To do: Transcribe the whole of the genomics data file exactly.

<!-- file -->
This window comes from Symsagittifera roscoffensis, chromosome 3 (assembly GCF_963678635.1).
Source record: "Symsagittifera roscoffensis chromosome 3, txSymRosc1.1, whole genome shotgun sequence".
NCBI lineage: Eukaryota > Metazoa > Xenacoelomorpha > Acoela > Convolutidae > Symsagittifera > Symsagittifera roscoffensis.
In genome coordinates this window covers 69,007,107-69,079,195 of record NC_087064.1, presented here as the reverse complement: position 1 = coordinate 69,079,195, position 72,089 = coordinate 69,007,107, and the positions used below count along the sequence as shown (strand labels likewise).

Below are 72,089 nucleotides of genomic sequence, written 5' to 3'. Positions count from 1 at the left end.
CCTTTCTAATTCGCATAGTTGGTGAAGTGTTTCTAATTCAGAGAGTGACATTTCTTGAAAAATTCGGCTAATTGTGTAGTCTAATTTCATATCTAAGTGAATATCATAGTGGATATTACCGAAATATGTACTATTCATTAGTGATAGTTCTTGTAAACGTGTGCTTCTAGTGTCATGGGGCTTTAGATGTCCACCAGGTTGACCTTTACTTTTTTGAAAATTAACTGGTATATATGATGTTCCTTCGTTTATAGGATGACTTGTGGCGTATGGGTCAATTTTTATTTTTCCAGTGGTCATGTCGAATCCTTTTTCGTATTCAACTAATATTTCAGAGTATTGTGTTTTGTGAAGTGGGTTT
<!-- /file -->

This window comes from Symsagittifera roscoffensis, chromosome 3 (assembly GCF_963678635.1).
Source record: "Symsagittifera roscoffensis chromosome 3, txSymRosc1.1, whole genome shotgun sequence".
NCBI lineage: Eukaryota > Metazoa > Xenacoelomorpha > Acoela > Convolutidae > Symsagittifera > Symsagittifera roscoffensis.
In genome coordinates this window covers 69,007,107-69,079,195 of record NC_087064.1, presented here as the reverse complement: position 1 = coordinate 69,079,195, position 72,089 = coordinate 69,007,107, and the positions used below count along the sequence as shown (strand labels likewise).

Below are 72,089 nucleotides of genomic sequence, written 5' to 3'. Positions count from 1 at the left end.
CCTTTCTAATTCGCATAGTTGGTGAAGTGTTTCTAATTCAGAGAGTGACATTTCTTGAAAAATTCGGCTAATTGTGTAGTCTAATTTCATATCTAAGTGAATATCATAGTGGATATTACCGAAATATGTACTATTCATTAGTGATAGTTCTTGTAAACGTGTGCTTCTAGTGTCATGGGGCTTTAGATGTCCACCAGGTTGACCTTTACTTTTTTGAAAATTAACTGGTATATATGATGTTCCTTCGTTTATAGGATGACTTGTGGCGTATGGGTCAATTTTTATTTTTCCAGTGGTCATGTCGAATCCTTTTTCGTATTCAACTAATATTTCAGAGTATTGTGTTTTGTGAAGTGGGTTT